Thursday, June 07, 2007

MacIntyre on the Rationality of a Craft Tradition

To become adept in a has to learn how to apply two kinds of distinction, that between what as activity or product merely seems to me good and what really is good, a distinction always applied retrospectively as part of learning from one's earlier mistakes and surpassing one's earlier limitations, and that between what is good for me to do here and now given the limitations of my present state of education into the craft and what is good and best as such, unqualifiedly. But the way in which these distinctions are to be applied within some particular craft is rarely fixed onece and for all. Every craft has a history and characteristically a history not yet completed. And during that history differences in the materials to which that craft gives form, differences in the means by which form is imposed upon matter, and differences in the conceptions of the forms to be achieved not only require new ways of applying these distinctions but htemselves sometiems are the outcome of new ways in which these distinctions are applied. So learning how to make these distinctions adequately involves learning how to go on learning how to apply them. One has to acquire a certain kind of knowing how which enables one to move from the achievements of the past, which depended upon the making of these distinctions in one way, to the possibility of new achievements, which will depend upon making them in what may be some very different way. It is the possession and transmission of this kind of ability to recognize in the past what is and what is not a guide to the future which is at the core of any adequately embodied tradition. A craft in good order has to be embodied in a tradition in good order.

[Alasdair MacIntyre, Three Rival Versions of Moral Enquiry: Encyclopaedia, Genealogy, and Tradition. Duckworth (London: 1990) pp. 127-128.]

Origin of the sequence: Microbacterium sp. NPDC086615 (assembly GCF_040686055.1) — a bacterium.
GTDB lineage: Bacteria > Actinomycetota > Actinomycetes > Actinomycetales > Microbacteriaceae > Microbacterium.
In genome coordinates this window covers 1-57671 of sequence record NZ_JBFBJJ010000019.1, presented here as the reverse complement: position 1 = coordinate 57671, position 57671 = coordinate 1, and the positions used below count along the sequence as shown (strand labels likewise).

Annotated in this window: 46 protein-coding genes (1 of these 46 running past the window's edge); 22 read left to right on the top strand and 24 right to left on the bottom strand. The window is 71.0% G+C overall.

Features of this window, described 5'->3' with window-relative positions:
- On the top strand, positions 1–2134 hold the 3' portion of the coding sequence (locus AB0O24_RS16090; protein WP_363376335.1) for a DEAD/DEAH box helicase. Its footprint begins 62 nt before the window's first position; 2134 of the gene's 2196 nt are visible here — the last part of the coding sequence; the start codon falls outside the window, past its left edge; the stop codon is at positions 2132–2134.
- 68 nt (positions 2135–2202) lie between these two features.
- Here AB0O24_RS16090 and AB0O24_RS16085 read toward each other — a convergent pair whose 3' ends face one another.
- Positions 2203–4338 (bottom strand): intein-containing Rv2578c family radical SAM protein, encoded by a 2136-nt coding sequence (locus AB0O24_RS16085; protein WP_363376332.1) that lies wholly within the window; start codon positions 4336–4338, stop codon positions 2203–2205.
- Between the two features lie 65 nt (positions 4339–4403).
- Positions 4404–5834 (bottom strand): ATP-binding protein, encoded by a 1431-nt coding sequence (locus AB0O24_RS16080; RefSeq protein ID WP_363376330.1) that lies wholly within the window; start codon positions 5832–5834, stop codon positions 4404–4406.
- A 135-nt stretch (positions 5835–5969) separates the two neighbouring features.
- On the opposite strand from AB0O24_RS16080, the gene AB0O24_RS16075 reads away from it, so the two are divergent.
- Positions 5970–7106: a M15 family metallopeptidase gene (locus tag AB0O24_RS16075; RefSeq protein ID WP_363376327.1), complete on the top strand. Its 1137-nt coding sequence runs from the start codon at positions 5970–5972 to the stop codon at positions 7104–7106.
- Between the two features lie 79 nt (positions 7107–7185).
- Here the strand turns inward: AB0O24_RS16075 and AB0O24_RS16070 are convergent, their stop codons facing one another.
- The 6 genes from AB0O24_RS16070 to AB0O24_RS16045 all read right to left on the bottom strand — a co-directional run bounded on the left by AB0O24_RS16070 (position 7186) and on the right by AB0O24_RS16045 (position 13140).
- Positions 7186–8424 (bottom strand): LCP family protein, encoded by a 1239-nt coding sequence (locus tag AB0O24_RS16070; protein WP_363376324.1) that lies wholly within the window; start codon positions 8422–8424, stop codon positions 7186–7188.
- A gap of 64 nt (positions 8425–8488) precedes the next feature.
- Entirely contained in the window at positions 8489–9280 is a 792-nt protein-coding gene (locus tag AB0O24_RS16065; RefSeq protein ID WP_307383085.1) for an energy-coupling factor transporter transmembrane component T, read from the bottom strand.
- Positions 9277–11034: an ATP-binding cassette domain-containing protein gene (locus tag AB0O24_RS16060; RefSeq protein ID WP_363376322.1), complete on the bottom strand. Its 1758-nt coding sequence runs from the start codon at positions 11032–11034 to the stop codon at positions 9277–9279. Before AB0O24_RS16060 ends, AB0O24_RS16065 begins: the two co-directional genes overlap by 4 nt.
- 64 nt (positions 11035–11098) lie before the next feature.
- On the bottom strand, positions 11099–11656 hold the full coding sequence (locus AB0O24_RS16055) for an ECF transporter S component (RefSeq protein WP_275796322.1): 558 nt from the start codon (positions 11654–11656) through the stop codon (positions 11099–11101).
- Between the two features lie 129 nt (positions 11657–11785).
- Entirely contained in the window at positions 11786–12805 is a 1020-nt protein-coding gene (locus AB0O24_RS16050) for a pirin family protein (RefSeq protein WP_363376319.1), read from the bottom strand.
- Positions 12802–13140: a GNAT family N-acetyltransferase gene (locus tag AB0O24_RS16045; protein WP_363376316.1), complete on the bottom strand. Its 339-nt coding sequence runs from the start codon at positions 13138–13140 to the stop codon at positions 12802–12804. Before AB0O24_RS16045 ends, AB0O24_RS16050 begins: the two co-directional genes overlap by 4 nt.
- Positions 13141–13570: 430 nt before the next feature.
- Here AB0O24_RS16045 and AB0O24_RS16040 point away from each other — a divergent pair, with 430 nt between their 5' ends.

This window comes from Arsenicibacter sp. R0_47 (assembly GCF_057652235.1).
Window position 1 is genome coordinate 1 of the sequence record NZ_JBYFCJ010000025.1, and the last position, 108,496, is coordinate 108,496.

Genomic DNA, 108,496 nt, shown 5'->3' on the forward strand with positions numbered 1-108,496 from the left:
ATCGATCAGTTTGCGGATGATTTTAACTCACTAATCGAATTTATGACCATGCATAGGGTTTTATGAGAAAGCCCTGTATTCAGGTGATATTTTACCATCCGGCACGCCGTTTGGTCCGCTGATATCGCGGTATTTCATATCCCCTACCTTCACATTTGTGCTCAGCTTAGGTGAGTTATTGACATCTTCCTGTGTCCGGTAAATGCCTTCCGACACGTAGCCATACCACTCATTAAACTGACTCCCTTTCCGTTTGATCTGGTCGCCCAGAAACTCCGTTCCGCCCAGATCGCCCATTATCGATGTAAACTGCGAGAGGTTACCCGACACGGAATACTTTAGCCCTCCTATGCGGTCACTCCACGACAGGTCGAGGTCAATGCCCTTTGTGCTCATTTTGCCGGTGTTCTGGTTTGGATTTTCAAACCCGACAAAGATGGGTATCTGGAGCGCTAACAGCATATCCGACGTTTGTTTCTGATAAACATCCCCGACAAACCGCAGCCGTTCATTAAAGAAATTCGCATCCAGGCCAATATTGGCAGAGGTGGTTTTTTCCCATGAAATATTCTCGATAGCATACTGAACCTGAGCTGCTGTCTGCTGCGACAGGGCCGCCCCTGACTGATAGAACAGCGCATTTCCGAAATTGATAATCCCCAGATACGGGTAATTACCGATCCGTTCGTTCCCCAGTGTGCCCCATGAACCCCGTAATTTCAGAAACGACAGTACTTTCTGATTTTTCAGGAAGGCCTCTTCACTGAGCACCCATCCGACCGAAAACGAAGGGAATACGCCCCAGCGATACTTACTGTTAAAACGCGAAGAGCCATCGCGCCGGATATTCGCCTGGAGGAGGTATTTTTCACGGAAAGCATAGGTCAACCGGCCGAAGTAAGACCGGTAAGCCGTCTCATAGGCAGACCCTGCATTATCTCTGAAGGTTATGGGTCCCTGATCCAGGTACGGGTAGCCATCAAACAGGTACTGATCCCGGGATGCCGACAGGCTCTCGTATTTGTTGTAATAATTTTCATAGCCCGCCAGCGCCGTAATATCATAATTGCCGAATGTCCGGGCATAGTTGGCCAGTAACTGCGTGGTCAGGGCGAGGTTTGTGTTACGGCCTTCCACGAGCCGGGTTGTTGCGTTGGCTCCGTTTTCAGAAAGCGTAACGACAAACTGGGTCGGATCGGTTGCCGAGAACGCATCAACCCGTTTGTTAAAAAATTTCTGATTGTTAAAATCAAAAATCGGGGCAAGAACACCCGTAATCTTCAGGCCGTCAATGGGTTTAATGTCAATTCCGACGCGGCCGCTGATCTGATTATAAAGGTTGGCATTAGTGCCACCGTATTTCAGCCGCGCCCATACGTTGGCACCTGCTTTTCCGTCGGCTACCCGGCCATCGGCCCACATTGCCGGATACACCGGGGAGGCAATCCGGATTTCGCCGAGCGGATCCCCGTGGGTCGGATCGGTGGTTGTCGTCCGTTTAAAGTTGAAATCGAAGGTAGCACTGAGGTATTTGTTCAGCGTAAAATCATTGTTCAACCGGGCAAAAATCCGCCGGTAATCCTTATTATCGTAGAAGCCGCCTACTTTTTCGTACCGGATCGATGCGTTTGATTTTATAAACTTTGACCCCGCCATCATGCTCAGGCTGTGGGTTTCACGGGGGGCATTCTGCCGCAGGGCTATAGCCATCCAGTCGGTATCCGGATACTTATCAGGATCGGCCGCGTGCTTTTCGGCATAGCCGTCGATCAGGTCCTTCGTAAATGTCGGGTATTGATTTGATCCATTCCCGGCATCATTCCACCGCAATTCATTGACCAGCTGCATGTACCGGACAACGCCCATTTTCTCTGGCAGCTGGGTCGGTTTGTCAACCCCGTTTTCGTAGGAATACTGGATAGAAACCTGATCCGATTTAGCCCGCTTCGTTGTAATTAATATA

This seems about right, and is, as MacIntyre intends it to be, entirely generalizable to other traditions, like traditions of inquiry. Learning the tradition as a participant in it involves learning how to go on learning how to make the basic distinctions between apparent good and true good and between good under the circumstances and good simply speaking. A historian, as opposed to someone who merely dabbles in history on occasion, has to learn not only how to make a distinction between apparently good historical work and truly good historical work; she has to learn how to learn how to make these distinctions when new areas open up, or new approaches are put forward. And she needs not only to learn the difference between what's good given our limitations and what's good in itself, but also to learn how to learn this anew when limitations shift and change. And so it is across the board.

There are further issues about what what is going on in the distinction between good under the circumstances and good in itself, but I won't raise them here.

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